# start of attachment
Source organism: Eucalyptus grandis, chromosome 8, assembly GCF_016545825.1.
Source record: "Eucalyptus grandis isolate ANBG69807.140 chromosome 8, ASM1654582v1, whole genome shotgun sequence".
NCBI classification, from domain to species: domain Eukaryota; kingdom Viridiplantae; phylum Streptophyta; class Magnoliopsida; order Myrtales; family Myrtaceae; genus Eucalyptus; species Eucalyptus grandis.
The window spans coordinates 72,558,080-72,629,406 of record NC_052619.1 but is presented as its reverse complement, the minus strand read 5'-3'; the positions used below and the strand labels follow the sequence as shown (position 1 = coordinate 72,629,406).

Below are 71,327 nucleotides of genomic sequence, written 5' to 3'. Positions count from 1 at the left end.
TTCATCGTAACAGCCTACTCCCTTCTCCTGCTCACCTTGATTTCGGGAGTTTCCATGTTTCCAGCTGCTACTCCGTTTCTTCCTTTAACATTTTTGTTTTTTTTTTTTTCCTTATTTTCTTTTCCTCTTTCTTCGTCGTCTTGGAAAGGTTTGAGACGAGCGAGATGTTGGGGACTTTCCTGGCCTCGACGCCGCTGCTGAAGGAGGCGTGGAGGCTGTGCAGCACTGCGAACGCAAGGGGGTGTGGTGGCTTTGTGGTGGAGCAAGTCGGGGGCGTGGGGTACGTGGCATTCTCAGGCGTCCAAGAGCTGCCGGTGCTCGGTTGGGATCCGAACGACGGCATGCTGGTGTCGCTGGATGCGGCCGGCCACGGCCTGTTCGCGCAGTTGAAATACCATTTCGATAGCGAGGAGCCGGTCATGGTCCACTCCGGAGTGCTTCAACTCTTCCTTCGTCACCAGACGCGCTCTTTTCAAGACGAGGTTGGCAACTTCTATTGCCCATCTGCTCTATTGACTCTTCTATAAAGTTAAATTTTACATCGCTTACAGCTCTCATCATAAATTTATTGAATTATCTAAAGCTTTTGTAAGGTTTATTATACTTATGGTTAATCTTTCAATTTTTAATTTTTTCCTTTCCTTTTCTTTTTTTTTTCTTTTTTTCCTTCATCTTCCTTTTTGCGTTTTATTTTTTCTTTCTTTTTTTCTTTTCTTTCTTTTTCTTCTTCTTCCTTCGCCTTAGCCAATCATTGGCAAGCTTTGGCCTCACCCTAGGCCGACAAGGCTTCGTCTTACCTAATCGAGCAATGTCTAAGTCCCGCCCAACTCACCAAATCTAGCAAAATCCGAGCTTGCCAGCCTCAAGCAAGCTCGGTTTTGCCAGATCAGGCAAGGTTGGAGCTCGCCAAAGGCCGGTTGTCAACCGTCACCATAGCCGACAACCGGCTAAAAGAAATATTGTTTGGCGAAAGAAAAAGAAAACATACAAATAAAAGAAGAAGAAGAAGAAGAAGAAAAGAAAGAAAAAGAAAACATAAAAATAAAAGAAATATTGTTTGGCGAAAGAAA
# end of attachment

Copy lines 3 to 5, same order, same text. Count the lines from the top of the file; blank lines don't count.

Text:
NCBI classification, from domain to species: domain Eukaryota; kingdom Viridiplantae; phylum Streptophyta; class Magnoliopsida; order Myrtales; family Myrtaceae; genus Eucalyptus; species Eucalyptus grandis.
The window spans coordinates 72,558,080-72,629,406 of record NC_052619.1 but is presented as its reverse complement, the minus strand read 5'-3'; the positions used below and the strand labels follow the sequence as shown (position 1 = coordinate 72,629,406).

Below are 71,327 nucleotides of genomic sequence, written 5' to 3'. Positions count from 1 at the left end.